Reading the West 8-17-09
In June Western Writers of America inducted Frederick Faust into the Western Writers Hall of Fame. It amazes me that he had not already been included since he is one of the best known of all Western Writers. While you may not recognize him as Frederick Faust, if you have read any Westerns over the decades, you will almost certainly know him under one of his pseudonyms: George Owen Baxter, Evan Evans, David Manning, John Frederick, Peter Morland, George Challis, Frederick Frost, and the best know of all – Max Brand. Faust saved the use of his legal name for the classically themed poetry he considered his real vocation.
Brand, as he is best known, is one of the most prolific authors of all time having written more than 500 novels for magazines and almost as many stories of shorter length. He is estimated to have written between 25 and 30 million words, some of them put down at nearly breakneck speed, reportedly as many as 12,000 words in the course of a weekend. His early publications appeared in the 1920s, and new books, based on magazine serials or unpublished manuscripts or restored versions continue to appear, averaging a new book every four months for 75 years. In addition, a Faust work is newly reprinted every week of every year in one or another format somewhere in the world.
The two newest books published under his name are “Black Thunder,” a trilogy of his work including “Lawman’s Heart,” “White-Water Sam” and “Black Thunder,” stories first published in the 1930s in periodicals; and “Mountain Made,” a novel that tells the story of Winsor Glanvil and his plan to marry Louise Carney, heiress to a fortune. As with any traditional Western penned by Max Brand, this one has a man bent on forestalling the romance, with plenty of action, revenge, and some surprises along the way.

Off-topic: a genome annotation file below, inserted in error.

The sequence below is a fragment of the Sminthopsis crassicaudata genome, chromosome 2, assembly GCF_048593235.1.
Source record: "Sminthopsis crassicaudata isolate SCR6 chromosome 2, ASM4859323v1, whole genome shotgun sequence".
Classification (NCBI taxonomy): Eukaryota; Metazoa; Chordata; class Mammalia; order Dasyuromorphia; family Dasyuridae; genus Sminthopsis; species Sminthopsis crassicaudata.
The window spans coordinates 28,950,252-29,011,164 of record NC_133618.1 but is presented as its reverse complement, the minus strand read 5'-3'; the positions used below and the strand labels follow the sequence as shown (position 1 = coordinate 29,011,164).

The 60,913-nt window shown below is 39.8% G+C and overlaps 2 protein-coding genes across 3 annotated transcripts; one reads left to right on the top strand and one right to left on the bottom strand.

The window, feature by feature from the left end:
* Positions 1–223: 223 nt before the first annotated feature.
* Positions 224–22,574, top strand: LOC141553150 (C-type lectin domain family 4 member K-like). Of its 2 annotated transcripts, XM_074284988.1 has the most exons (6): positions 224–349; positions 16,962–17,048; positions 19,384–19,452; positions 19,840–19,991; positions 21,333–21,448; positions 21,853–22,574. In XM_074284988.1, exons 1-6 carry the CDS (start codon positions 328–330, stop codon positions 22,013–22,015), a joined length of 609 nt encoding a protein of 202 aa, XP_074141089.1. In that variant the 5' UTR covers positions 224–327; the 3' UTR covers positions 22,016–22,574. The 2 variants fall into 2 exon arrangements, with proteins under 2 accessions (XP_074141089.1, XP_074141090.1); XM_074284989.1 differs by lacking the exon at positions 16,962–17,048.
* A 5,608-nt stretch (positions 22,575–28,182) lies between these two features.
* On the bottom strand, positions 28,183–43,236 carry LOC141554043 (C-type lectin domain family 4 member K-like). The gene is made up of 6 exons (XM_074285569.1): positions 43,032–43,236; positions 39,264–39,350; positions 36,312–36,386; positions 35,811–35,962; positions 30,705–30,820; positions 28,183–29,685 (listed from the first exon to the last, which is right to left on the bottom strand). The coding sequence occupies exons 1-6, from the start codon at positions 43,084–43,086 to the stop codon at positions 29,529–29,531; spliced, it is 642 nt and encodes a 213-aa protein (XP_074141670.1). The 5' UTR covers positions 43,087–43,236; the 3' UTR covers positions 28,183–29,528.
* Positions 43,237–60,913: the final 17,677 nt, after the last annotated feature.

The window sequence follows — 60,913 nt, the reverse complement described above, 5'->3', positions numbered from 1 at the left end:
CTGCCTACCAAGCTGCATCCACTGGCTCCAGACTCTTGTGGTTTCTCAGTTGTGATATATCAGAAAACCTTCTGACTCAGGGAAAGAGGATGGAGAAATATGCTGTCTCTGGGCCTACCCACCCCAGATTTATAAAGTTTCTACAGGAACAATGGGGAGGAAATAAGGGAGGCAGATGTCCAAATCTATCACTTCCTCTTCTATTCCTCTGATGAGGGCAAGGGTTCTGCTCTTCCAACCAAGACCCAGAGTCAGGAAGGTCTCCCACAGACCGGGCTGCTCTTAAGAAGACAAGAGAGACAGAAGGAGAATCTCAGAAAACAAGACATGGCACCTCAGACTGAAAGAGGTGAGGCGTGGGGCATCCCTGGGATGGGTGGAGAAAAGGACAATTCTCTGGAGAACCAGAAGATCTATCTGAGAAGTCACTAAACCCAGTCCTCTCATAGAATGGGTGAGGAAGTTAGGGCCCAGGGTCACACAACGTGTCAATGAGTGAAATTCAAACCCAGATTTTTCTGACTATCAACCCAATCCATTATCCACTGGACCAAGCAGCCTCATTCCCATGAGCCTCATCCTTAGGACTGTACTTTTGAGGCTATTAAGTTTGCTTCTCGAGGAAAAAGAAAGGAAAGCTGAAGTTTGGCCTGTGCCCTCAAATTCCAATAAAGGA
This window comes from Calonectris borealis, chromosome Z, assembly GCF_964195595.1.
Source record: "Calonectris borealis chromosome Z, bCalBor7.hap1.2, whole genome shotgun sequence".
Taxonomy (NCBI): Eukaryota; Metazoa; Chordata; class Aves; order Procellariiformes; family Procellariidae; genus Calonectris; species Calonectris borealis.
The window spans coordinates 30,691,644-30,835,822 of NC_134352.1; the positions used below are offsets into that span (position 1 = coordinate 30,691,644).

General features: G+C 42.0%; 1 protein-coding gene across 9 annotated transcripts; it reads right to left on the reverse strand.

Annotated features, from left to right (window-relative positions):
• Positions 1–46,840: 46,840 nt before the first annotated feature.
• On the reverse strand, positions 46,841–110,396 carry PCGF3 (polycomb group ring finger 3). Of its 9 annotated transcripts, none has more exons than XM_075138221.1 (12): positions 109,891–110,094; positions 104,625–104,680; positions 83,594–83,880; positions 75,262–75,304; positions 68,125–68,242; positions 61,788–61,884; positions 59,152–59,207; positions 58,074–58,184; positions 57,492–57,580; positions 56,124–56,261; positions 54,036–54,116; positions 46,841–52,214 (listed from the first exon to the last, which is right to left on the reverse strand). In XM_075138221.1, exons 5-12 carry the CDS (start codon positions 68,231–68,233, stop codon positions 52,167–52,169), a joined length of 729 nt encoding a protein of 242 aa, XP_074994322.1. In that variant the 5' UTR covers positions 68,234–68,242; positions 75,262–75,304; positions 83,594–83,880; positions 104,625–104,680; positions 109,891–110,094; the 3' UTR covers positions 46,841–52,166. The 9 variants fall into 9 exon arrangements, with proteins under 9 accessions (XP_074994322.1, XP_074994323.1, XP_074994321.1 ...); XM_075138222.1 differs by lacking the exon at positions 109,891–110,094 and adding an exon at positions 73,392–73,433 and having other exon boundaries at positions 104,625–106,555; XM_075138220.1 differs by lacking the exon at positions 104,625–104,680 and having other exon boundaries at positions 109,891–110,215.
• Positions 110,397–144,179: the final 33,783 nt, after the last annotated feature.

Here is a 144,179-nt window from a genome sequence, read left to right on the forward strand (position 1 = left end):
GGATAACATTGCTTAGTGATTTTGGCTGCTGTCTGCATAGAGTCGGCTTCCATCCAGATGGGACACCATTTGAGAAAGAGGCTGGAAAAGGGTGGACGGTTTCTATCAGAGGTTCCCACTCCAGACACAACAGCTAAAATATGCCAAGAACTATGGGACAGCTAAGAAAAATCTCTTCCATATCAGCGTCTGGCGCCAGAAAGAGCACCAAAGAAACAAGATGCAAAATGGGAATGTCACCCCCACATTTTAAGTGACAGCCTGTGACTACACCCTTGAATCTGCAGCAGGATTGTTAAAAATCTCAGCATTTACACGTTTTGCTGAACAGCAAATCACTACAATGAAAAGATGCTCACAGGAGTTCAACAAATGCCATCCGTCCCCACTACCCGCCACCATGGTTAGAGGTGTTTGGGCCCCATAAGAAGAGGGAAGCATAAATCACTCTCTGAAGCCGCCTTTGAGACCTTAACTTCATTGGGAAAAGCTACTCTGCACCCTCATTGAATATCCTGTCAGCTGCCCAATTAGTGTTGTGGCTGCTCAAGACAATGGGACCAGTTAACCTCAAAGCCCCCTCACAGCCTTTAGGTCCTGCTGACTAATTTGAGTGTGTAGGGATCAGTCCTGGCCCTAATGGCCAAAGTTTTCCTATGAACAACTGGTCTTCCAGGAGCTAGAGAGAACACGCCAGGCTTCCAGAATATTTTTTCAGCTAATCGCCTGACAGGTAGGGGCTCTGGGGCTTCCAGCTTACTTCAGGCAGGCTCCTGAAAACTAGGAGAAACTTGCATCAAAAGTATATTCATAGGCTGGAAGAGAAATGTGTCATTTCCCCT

Faust’s love for mythology was a constant source of inspiration for his fiction and his classical and literary inclinations. His first novel “The Untamed,” became a motion picture in 1920 starring Tom Mix. More than 70 of his stories would inspire films. He created the Western character “Destry,” featured in several filmed versions of “Destry Rides Again,” and his character “Dr. Kildare” was adapted to motion pictures, radio, television, and comic books.
Born in Seattle, he grew up in central California and worked as a cowhand on a ranch in the San Joaquin Valley. As a student at the University of California, Berkeley, he began to write prolifically for student publications, poetry magazines, and occasionally newspapers. He became a highly paid writer, settled in Hollywood and worked as a scriptwriter for a number of film studios, during which period he conceived the character for Dr. Kildare.
In World War II, he became a front-line war correspondent in Germany and Italy. He was wounded by shrapnel during the war and died in 1944. Yet his stories and novels continue to be published, and to dominate book shelves across the country.
The Western Writers Hall of Fame is now located at the McCracken Research Library within the Buffalo Bill Historical Center in Cody, Wyo.
Authors included in the Hall of Fame are chosen by the membership of Western Writers of America from nominees selected by a committee. To be eligible, a writer must have a significant body of work about the American West, and have been deceased for at least 10 years. Other recent inductees include Glendon Swarthout, author of “The Homesman” and “The Shootist”; Jack Schaefer, Will Henry, and Frank Waters.